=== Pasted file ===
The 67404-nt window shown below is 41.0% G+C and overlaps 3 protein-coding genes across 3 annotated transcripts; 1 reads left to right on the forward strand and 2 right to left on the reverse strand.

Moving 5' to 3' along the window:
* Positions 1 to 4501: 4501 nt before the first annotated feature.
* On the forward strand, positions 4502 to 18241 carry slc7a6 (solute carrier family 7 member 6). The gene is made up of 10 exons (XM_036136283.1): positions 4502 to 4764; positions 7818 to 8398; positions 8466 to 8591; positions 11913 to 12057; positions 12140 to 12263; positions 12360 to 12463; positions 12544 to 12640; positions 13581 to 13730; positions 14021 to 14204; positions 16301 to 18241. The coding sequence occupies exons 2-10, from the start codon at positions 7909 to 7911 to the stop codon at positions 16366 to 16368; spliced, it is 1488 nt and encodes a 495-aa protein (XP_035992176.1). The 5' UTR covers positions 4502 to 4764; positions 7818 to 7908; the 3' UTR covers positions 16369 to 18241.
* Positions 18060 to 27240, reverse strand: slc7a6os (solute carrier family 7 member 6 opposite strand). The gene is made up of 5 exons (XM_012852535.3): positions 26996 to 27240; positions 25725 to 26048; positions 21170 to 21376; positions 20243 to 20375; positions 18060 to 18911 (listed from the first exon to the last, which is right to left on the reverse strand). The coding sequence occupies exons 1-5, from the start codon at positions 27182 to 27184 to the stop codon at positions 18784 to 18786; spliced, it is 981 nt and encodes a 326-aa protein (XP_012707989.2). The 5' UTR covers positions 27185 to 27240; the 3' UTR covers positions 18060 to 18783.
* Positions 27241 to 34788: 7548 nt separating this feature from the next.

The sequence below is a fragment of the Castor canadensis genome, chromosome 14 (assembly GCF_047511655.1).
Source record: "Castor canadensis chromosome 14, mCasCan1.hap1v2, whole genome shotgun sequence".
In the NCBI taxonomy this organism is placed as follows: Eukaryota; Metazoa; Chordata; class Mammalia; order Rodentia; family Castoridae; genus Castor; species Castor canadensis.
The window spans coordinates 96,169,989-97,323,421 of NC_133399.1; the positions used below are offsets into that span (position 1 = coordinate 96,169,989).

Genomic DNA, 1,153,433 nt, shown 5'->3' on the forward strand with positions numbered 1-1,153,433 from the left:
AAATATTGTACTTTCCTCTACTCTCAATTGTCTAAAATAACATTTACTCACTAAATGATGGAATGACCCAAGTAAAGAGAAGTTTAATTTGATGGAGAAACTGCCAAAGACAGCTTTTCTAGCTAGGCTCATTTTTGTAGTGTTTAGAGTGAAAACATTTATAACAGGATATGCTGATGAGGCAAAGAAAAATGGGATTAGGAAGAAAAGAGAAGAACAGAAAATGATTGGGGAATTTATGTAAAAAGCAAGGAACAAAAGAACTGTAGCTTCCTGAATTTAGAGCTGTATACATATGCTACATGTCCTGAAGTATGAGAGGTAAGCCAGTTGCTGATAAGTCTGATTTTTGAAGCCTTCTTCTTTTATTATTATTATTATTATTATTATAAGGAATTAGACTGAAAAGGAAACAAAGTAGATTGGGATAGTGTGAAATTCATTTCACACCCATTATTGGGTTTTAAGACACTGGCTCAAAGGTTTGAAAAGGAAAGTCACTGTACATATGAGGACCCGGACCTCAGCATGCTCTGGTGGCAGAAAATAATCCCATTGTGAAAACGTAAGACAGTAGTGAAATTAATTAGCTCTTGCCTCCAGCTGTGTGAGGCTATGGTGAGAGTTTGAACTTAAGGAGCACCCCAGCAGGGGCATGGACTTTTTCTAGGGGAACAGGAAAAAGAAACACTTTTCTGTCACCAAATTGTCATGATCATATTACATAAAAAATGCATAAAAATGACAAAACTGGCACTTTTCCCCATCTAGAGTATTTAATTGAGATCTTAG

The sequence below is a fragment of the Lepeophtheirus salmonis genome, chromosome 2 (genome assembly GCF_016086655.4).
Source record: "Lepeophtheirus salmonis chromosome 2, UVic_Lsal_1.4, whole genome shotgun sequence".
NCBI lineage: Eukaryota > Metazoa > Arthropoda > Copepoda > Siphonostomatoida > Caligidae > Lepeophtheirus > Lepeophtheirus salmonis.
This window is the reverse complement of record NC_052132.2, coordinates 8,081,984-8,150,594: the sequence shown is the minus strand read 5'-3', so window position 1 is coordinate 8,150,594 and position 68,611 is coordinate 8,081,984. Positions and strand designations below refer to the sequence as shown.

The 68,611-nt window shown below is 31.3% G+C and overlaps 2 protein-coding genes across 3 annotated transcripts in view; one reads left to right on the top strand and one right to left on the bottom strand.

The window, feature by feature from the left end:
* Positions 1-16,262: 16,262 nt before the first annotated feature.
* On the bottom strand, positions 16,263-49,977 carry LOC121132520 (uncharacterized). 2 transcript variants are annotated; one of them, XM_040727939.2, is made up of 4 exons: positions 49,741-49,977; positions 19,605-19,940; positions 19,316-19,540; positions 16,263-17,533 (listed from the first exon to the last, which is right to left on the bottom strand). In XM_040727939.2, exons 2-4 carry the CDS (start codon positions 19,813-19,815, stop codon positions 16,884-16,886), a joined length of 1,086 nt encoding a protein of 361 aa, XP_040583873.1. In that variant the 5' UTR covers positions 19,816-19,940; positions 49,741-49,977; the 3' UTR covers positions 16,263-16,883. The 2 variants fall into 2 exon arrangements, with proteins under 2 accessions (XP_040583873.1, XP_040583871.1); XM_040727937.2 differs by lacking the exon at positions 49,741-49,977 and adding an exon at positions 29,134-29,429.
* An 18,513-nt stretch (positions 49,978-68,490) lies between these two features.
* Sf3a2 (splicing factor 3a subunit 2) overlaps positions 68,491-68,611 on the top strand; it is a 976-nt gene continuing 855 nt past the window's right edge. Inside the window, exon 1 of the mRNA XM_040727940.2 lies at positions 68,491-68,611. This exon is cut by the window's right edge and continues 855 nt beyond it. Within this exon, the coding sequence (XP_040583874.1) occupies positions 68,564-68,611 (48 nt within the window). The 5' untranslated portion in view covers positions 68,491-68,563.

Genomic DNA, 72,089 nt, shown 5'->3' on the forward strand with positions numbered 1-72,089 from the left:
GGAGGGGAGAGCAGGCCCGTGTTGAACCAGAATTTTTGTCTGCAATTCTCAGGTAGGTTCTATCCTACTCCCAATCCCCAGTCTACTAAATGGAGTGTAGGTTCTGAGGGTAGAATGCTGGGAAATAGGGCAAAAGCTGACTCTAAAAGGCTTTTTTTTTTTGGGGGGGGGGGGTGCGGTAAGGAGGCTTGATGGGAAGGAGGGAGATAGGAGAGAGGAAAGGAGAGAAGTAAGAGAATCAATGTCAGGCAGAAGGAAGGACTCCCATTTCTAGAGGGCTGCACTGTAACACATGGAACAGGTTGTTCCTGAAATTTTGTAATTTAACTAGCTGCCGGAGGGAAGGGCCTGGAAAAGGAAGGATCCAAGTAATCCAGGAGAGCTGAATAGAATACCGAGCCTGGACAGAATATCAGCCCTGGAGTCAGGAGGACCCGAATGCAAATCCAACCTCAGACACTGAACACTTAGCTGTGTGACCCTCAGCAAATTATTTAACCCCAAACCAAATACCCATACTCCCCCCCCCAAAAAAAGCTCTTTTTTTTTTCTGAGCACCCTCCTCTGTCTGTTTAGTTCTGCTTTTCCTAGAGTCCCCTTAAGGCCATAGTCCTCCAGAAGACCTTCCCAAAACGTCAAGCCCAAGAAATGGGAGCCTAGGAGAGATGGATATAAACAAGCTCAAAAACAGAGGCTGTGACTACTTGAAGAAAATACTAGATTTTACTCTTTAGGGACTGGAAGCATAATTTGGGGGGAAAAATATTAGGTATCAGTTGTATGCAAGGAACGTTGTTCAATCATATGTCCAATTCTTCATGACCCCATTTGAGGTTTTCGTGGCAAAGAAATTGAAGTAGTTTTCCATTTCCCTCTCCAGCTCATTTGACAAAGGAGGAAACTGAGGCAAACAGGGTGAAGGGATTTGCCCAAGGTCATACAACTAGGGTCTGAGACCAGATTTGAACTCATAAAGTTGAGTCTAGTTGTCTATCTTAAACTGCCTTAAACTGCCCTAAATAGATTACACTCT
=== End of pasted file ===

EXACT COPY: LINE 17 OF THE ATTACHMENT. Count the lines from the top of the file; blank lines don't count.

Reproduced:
The 68,611-nt window shown below is 31.3% G+C and overlaps 2 protein-coding genes across 3 annotated transcripts in view; one reads left to right on the top strand and one right to left on the bottom strand.